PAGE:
Living with a non-minimalist
When you minimise your own possessions and you’re the only minimalist in a household, you will inevitably start to notice other people’s stuff. You will have all sorts of ideas in your head about what should go and what should stay.
Why does your husband insist on keeping that set of weights when he hasn’t worked out in years?
Why does your daughter have so many shoes?
Why can’t your room mate just throw away their bulging collection of ragged t-shirts?
Surely they can see the mess they’re living in. Why won’t they understand the benefits of being a minimalist? If only they would stop and listen to you!
Unfortunately, nagging, preaching or removing their stuff without permission will not only cause them to hold onto more stuff in an act of defiance and security, but can end up driving a wedge between you and the people you love.
Everyone has possessions which are important to them for a variety of different reasons. Maybe it’s for security, perhaps they grew up with nothing, maybe they grew up drowning in stuff like I did. Whatever the reason, you should never badger and pester someone to get rid of something they’re not comfy doing so.
My husband, son and I share a house with my parents. The only minimalist in the house is me, so for the longest time I felt frustrated by what I considered to be clutter from other people.
It seemed that no matter how much of my own stuff I got rid of, they accumulated even more. I became hyper aware of everything that was coming into the home, especially since we all share a kitchen and bathroom.
Where was I going wrong?
It’s embarrassing to admit, but I had turned into a preacher of minimalism. I was so encouraged by my new outlook on life that I wanted everyone else to experience the joy, and I wanted to minimise even more. Suddenly, every marketing tactic was clear to me, every needless item on a store shelf, every meaningless trinket left on my shelves.
It’s so easy to fall into this ‘I know best’ mindset when you’re feeling so renewed and energised from such a lifestyle change. But that attitude didn’t do me any favours, and it won’t do you any.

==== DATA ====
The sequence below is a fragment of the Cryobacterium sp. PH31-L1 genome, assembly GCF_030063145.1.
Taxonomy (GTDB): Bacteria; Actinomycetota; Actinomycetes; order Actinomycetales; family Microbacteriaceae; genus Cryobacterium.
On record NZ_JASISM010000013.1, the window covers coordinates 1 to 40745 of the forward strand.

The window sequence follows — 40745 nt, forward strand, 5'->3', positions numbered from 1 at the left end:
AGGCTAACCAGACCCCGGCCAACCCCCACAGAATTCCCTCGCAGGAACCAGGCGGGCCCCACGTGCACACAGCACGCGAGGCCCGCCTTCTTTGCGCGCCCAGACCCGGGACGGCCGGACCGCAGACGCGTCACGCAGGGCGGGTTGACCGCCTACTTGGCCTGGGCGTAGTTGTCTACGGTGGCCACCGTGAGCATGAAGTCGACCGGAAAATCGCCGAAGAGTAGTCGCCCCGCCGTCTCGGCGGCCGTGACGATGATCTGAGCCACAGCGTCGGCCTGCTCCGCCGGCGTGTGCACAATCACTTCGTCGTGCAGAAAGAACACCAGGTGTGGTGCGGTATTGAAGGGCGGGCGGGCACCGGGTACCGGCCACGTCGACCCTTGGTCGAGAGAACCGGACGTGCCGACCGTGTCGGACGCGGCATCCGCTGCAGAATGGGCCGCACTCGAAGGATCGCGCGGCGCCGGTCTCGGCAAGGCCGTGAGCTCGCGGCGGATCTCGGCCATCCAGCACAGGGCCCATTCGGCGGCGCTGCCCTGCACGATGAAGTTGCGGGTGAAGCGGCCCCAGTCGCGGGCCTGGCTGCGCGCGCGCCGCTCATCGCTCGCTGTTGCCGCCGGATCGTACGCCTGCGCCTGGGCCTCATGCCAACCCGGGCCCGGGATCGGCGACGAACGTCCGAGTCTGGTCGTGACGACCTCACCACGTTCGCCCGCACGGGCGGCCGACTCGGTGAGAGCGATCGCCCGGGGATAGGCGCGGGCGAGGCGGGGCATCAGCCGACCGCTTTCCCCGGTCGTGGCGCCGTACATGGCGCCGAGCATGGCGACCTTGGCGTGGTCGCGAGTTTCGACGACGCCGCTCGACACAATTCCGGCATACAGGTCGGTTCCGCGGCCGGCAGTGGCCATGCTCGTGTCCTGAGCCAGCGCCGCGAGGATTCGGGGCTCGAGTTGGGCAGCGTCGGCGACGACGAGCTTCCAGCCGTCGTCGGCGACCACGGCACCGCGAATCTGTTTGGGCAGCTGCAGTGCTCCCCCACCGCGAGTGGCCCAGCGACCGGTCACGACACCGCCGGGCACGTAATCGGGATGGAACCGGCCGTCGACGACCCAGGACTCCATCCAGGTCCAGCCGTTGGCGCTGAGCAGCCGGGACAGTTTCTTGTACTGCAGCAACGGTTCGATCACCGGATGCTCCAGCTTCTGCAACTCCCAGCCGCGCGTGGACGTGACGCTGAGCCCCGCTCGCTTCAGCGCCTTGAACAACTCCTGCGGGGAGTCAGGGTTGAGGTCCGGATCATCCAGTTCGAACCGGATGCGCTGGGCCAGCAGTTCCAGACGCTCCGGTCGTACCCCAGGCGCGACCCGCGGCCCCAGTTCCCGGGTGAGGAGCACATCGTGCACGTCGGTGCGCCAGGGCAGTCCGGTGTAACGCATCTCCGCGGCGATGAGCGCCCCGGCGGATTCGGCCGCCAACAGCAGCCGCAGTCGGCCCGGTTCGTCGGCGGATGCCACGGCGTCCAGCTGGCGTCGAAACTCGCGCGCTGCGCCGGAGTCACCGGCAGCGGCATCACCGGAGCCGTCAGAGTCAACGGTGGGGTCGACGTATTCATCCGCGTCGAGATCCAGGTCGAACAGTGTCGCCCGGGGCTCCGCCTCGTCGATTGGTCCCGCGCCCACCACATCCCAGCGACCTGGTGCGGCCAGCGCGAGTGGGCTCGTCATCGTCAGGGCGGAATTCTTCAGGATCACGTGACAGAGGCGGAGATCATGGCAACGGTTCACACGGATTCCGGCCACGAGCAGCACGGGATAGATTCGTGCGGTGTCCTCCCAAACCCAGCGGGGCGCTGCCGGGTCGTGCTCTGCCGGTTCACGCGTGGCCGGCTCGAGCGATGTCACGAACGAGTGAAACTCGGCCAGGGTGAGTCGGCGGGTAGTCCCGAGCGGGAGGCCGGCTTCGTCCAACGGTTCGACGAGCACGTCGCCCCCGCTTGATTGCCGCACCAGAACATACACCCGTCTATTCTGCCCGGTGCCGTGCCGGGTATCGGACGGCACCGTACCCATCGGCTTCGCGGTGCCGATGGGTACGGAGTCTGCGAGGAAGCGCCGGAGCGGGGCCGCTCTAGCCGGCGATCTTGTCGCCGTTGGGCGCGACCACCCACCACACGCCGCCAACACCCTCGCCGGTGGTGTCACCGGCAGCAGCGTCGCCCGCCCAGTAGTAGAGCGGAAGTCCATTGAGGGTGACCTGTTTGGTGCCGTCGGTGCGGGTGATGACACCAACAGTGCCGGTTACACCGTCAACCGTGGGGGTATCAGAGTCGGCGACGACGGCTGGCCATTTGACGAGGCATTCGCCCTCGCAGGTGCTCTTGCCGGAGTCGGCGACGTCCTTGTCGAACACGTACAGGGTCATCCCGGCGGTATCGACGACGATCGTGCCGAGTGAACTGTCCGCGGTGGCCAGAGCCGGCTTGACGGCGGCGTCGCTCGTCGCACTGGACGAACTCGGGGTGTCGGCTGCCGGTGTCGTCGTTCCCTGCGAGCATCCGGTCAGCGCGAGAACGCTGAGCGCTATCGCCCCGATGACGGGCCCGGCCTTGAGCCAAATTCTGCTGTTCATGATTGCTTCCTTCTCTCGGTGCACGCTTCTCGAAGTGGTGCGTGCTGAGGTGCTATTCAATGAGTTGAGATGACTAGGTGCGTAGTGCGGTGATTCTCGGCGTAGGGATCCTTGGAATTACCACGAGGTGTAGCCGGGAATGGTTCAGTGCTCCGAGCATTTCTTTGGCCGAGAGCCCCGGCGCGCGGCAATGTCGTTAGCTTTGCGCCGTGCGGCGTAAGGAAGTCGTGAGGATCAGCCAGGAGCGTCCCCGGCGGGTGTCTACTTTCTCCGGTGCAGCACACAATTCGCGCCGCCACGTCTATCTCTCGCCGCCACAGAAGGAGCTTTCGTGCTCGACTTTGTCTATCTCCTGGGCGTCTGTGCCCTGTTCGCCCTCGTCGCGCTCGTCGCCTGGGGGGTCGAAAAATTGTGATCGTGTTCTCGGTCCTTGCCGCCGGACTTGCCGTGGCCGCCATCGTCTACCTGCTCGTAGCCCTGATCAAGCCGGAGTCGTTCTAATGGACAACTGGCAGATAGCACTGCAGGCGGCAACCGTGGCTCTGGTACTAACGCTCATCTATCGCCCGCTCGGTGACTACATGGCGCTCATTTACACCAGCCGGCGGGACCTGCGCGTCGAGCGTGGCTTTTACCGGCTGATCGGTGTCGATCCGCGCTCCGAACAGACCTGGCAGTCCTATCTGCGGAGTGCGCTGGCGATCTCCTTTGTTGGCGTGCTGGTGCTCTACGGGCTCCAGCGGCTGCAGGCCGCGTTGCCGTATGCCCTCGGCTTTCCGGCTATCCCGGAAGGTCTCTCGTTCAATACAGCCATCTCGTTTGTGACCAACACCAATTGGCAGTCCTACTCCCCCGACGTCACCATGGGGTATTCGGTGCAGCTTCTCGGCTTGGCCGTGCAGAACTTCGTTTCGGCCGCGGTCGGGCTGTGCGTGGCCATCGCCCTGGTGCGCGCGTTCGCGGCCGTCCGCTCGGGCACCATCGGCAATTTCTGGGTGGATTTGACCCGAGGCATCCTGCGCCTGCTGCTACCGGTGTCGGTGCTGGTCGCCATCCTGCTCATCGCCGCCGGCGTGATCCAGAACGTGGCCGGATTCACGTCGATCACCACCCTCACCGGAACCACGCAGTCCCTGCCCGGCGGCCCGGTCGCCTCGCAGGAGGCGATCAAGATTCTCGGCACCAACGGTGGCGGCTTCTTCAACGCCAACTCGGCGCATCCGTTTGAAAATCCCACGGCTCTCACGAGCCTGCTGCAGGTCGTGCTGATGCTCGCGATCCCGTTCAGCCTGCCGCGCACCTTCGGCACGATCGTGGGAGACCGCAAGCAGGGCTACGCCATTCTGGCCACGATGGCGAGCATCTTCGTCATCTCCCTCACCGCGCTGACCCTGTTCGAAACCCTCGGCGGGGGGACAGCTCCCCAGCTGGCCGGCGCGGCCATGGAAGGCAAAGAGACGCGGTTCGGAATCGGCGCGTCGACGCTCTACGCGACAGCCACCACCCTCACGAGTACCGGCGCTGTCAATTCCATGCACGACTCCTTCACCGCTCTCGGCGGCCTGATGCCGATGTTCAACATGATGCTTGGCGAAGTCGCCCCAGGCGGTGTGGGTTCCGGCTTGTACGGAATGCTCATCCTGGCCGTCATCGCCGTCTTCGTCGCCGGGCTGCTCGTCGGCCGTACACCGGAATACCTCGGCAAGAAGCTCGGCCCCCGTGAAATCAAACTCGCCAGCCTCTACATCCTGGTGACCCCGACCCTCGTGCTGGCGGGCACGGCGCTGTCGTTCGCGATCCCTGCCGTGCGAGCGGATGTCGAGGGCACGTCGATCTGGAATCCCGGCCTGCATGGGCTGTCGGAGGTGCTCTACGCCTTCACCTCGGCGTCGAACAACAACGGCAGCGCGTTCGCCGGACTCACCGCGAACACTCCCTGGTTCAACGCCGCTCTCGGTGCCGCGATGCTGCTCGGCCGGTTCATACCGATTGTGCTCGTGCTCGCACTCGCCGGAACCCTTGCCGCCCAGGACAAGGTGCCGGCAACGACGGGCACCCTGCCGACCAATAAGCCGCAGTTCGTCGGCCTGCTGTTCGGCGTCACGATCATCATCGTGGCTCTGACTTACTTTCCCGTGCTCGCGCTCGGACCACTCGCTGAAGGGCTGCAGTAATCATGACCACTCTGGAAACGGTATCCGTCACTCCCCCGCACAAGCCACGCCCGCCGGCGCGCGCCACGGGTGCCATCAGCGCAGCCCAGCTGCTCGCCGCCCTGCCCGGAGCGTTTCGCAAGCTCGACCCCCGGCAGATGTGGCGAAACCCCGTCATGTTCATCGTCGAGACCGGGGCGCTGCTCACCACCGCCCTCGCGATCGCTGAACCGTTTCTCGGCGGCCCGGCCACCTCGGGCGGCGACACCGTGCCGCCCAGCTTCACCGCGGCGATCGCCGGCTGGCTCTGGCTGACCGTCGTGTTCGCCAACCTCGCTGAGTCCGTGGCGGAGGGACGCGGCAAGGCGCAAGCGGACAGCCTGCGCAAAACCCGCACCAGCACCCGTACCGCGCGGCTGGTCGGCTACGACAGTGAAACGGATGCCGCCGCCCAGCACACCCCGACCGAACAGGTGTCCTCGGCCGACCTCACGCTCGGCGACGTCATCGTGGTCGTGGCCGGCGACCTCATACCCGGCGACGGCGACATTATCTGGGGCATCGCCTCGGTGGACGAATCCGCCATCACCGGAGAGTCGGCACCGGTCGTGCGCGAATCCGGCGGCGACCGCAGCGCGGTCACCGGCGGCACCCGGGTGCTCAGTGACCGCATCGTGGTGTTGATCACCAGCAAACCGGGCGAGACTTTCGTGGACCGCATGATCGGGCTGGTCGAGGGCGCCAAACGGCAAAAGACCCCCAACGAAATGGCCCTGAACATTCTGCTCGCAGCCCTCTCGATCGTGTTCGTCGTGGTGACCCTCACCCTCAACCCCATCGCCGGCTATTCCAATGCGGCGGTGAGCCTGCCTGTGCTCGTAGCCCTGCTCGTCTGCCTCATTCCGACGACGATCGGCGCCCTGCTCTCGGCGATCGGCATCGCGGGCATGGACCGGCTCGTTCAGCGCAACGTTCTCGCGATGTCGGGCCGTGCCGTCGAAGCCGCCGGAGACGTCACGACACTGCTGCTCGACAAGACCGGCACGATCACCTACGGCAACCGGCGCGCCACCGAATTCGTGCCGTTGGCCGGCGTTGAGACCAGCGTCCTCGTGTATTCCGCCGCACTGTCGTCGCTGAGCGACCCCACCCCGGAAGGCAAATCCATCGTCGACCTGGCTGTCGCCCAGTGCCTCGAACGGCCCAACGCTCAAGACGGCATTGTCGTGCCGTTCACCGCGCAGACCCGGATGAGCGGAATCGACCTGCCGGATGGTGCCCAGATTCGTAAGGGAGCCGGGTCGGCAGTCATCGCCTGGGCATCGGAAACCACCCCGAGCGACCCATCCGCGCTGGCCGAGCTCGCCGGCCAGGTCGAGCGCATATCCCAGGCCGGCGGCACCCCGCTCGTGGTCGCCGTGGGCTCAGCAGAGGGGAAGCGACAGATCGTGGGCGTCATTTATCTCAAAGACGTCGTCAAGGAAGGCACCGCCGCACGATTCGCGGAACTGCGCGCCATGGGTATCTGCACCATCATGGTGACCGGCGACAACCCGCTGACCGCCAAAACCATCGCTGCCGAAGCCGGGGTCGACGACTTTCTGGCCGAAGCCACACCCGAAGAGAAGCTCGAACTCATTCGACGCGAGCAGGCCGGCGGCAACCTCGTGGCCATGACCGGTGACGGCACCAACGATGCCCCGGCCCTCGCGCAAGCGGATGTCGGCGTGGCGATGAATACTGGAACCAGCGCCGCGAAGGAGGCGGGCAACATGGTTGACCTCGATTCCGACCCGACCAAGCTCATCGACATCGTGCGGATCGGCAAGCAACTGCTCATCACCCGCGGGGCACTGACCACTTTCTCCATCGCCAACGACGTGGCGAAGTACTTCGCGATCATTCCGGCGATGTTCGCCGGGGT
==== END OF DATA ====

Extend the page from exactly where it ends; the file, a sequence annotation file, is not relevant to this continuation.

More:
It’ll strain your relationships and do the opposite of simplifying your life.
I had many disagreements with my husband and parents. Nothing I said seemed to work and I was getting fed up. But in the end, it wasn’t worth the heated arguments.
Then I remembered that I was doing this for myself, and that pushing for results from others was stressful and counter-productive. Everyone around me had their own stories, and it wasn’t fair that I was interfering. So I stopped. And I realised how overbearing I had been and that the message of minimalism was being lost.
To my surprise, after a few months, not only did my husband start actively supporting my new lifestyle, he identified some clothes he no longer wanted. Even my mum had a random clearout and filled several charity shop bags.
Think about the last time you were shouted at or lectured. Were you angry? Did you feel inspired to do what the other person wanted?
I thought not.
But don’t worry. As human beings we’ve all been there.We want something from somebody who refuses to play ball and become desperate, convinced that we know best. Of course, all that serves to do is drive people away or cause them to rebel.
The best way to persuade someone is to always be friendly and sympathetic, and to lead by example. Minimalism is one of those concepts that’s better observed over time.
Once people see how much happier, lighter, and more relaxed you are, and how much more time and space you have, you’re much more likely to see a gradual change. The keyword here is gradual.
If you’ve come so far in your minimalist journey, you’ll know that change doesn’t happen overnight, or even in a few months.
It’s a learning process where decision-making skills are sharpened and mindset is improved or altered.
You’re even more likely to persuade the ones you care about by spending that extra time doing something you love, or spending time with them.
Everybody wants more time in their day, and everybody wants to feel important.
Whatever you do don’t pester someone or suggest to them what should be kept and what shouldn’t be. How can one sharpen their own decision-making skills and feel empowered if the decisions are being made for them?
When I was a child, there were times my mum despaired at my toy and magazine accumulation, but when she screamed and shouted at me about it, I held on even tighter because I felt like my stuff was important to me. As a spoilt only child, I was defined by my stuff.
In the end it doesn’t matter if you’re twelve, twenty-eight, or sixty; if you get spoken to badly, nagged and preached at, there will be rebellion instead of results.
Put yourself in the other person’s shoes and try to understand them, but most of all, live happily with your own values. If people like what they see, they’ll soon follow.
Just remember, that not everybody wants to be a minimalist, and your goal shouldn’t be to convert them, but to demonstrate a simpler way of life and bring out the best in yourself and everyone you meet.
Don’t remove other people’s stuff
Don’t forget what minimalism is all about
Do be understanding
Do be friendly
Do be patient
Do be sympathetic
Do lead by example
Do focus on you
Do remember the true meaning of minimalism
The meaning of minimalism? To remove excess stuff in your life so that you can enjoy an abundance of whatever is important to you.